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[p. 45]

The meridian monument

AMONG the interesting objects to be seen in the woods and fields and on the hills of Medford is the old cairn that bore the meridian mark of the observatory at Harvard College.

It was erected many years ago, but is comparatively little known, and because of its location in a sparsely settled section, and of the contour of the hill on which it stands, is rarely seen by the numerous passers. The Register presents the view and preserves this account of it; all the more timely and important, as its demolition in the near future seems possible.

With one exception (the article by the present writer in the Boston Globe and copied by the Medford Mercury, to which latter, thanks are due for our illustration) no view of it is ever known to have been in public print.

This monument measures seven by thirteen feet at its base, tapering to about three and nine at its top, and about nine feet high; in form, a truncated pyramid. It is composed of quarried stone and boulders, with a single block of dressed granite at the top of the southern face. This cap-stone is smoothly dressed on its face and top side, with three circular projections of three-fourths of an inch on the former, the central one being slightly smaller than the other two. All are smoothly dressed, being formed in the cutting of the stone. Whether this stone was thus shaped for this particular use, or was one removed from some demolished building, cannot now be ascertained, but the latter seems probable, as no remains of paint can now be traced on the projecting portions. As the rough masonry is not carried up behind this granite, there may have been a similar cap-stone on the northern face, at some time removed.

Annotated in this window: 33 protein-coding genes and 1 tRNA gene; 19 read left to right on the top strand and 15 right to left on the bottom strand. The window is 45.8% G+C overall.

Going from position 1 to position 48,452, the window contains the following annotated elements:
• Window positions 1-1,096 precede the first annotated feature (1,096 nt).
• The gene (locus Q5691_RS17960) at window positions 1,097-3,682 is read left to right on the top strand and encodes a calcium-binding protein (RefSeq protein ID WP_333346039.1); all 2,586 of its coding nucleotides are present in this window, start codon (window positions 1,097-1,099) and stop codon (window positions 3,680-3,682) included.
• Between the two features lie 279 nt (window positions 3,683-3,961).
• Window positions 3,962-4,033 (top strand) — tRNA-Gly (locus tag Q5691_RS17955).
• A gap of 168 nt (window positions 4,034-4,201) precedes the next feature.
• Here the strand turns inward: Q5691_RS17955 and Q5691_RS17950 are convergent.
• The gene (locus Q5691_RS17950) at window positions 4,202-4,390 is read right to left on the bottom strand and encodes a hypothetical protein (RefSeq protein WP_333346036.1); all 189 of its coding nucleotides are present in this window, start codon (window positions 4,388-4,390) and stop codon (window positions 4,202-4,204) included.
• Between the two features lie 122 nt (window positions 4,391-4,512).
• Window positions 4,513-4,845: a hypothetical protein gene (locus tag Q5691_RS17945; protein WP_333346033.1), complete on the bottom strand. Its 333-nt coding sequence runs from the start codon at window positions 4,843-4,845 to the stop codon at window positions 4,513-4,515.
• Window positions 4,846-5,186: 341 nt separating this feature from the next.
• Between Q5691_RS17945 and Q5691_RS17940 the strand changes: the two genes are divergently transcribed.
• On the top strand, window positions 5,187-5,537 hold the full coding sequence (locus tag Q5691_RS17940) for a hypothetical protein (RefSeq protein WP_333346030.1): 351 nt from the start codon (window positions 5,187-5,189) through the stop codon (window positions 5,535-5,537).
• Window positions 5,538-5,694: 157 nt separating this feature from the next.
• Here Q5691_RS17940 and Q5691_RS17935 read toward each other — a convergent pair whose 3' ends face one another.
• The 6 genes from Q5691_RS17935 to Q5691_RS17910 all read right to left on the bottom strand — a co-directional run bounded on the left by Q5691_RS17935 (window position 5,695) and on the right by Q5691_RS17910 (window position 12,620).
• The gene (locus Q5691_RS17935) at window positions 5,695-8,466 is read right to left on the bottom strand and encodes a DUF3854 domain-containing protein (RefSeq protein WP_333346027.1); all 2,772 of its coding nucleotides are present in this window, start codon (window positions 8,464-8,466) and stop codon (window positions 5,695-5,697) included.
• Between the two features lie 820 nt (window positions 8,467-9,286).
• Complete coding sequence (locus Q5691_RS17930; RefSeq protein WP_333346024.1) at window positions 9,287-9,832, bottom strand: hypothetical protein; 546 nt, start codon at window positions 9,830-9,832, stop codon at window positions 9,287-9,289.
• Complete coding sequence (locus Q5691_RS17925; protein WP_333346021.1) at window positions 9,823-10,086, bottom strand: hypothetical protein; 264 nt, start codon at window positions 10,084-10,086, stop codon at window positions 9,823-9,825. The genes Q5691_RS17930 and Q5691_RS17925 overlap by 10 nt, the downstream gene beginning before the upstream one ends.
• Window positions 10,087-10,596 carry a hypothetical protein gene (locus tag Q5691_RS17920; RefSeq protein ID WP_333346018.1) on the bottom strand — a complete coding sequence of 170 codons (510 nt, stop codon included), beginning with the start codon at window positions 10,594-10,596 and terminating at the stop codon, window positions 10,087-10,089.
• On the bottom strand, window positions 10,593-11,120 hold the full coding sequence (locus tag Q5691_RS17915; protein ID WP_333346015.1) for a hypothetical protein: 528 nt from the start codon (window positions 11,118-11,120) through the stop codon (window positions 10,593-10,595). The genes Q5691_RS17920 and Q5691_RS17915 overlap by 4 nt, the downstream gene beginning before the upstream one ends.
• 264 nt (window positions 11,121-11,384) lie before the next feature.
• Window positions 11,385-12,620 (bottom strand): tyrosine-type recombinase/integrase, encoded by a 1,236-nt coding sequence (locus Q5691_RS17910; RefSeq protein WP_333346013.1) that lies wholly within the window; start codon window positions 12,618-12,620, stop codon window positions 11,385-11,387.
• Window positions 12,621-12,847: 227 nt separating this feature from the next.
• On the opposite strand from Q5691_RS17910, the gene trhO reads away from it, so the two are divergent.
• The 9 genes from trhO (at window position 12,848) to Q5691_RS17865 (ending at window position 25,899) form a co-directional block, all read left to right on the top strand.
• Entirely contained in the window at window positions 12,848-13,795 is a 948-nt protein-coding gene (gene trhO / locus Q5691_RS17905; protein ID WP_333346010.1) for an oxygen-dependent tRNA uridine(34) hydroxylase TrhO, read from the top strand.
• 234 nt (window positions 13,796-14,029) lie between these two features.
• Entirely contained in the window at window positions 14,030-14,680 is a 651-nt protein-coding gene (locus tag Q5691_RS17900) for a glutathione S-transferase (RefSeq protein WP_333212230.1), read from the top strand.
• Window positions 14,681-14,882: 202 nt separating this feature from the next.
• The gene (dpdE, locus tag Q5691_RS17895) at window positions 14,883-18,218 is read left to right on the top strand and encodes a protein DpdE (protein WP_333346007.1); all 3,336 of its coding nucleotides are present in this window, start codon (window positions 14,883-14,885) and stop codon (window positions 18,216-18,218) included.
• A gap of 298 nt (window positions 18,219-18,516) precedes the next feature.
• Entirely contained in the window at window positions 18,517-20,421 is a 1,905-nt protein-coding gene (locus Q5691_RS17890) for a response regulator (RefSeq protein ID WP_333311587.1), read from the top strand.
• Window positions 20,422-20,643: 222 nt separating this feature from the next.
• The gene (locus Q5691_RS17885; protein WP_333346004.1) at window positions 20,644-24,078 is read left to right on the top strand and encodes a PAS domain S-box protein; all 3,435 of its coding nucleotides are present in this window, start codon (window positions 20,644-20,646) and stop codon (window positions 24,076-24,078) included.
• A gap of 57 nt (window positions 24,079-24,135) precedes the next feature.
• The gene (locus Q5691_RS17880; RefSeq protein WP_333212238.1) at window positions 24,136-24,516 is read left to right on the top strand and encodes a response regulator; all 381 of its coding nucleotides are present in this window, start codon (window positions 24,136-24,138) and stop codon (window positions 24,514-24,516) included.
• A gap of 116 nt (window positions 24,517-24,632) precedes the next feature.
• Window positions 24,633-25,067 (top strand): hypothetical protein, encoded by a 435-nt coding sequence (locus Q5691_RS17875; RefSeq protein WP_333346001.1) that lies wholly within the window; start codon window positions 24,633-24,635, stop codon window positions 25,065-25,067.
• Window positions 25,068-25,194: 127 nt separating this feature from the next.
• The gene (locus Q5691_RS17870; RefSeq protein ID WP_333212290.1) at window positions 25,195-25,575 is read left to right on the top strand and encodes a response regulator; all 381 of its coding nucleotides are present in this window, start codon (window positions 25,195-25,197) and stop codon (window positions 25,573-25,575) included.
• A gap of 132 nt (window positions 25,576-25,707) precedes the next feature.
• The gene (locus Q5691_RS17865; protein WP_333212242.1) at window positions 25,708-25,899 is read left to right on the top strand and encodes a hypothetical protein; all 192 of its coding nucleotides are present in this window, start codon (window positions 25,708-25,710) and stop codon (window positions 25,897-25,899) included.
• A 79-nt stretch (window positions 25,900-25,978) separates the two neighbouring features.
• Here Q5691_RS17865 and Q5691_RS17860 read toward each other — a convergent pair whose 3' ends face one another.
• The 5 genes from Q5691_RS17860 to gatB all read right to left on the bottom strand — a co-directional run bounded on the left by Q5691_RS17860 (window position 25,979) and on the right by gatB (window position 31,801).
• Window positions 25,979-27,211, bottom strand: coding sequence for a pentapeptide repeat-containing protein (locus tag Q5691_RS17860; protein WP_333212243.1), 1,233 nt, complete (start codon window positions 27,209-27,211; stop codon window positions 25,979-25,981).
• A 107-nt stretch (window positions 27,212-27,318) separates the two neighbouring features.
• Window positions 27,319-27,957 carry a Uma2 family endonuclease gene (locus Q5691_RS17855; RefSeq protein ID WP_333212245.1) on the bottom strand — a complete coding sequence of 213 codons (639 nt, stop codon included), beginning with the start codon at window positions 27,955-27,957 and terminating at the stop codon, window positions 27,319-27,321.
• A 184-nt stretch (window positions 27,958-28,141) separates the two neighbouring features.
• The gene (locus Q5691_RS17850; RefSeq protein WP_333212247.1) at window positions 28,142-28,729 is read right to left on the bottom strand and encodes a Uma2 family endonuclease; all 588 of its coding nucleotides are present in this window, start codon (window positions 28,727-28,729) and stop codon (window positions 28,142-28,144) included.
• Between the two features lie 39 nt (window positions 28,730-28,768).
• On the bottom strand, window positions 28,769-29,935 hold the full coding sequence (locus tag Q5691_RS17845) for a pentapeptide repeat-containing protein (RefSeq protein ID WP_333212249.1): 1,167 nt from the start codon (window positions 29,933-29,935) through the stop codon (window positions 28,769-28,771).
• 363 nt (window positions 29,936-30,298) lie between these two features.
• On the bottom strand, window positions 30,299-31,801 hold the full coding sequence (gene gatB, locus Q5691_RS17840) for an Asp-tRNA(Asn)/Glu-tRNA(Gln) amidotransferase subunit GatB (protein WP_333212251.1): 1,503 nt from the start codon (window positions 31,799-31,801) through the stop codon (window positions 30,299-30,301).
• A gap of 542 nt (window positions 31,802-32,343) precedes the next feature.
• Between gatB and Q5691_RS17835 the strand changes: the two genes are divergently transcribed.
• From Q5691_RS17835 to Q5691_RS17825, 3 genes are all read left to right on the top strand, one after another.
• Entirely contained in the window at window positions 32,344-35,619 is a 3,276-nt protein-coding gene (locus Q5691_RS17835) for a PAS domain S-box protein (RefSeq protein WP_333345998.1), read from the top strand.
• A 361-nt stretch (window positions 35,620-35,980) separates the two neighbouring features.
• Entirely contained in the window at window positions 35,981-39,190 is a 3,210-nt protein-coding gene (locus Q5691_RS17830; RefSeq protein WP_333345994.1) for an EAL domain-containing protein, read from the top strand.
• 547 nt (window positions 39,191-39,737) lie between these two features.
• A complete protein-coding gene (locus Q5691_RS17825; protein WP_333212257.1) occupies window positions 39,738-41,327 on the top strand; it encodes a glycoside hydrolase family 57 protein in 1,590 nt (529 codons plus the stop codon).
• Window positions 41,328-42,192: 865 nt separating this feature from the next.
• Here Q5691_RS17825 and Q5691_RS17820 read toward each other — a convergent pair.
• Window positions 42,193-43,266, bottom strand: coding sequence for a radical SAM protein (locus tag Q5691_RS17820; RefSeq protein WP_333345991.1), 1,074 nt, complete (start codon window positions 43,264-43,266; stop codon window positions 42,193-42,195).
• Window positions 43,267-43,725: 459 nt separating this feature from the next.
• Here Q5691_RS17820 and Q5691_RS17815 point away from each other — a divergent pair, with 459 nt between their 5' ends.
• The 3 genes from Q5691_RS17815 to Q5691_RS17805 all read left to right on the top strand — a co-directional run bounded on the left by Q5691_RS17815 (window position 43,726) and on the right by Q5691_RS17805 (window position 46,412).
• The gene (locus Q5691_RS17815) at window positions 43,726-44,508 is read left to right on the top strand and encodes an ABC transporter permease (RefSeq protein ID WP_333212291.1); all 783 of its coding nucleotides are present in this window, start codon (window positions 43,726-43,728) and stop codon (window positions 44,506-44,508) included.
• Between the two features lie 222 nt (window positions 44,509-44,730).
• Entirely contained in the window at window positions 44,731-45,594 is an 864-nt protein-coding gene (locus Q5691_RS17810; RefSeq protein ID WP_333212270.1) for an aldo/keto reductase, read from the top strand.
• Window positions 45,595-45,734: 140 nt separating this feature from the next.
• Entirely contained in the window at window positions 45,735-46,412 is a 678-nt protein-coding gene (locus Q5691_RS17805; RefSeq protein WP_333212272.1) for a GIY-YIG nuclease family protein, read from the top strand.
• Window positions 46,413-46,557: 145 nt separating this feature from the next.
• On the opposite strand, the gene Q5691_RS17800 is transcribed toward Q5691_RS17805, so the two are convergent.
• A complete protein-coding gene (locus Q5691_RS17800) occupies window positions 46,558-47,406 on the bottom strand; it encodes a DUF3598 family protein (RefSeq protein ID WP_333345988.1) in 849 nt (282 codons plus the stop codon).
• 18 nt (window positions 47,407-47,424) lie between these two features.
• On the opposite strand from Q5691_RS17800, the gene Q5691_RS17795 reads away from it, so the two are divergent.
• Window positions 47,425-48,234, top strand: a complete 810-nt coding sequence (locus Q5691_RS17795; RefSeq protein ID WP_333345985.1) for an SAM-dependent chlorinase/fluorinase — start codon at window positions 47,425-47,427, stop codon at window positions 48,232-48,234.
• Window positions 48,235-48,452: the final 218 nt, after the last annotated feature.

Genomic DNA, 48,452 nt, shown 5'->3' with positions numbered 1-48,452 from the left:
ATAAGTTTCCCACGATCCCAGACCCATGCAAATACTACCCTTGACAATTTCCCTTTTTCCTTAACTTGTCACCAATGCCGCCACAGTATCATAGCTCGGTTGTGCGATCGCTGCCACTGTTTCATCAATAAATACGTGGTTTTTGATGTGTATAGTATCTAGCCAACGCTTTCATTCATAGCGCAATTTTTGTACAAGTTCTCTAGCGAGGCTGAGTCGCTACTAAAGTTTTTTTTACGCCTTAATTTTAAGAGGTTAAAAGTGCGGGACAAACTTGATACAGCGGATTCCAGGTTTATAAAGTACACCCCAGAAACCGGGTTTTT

Among the smaller field stones that compose its interior, is solidly embedded a stick of native red cedar, broken at the top. This may have been a flag-staff or signal pole, and its fracture must have required an enormous outlay of force—which may have caused the loosening

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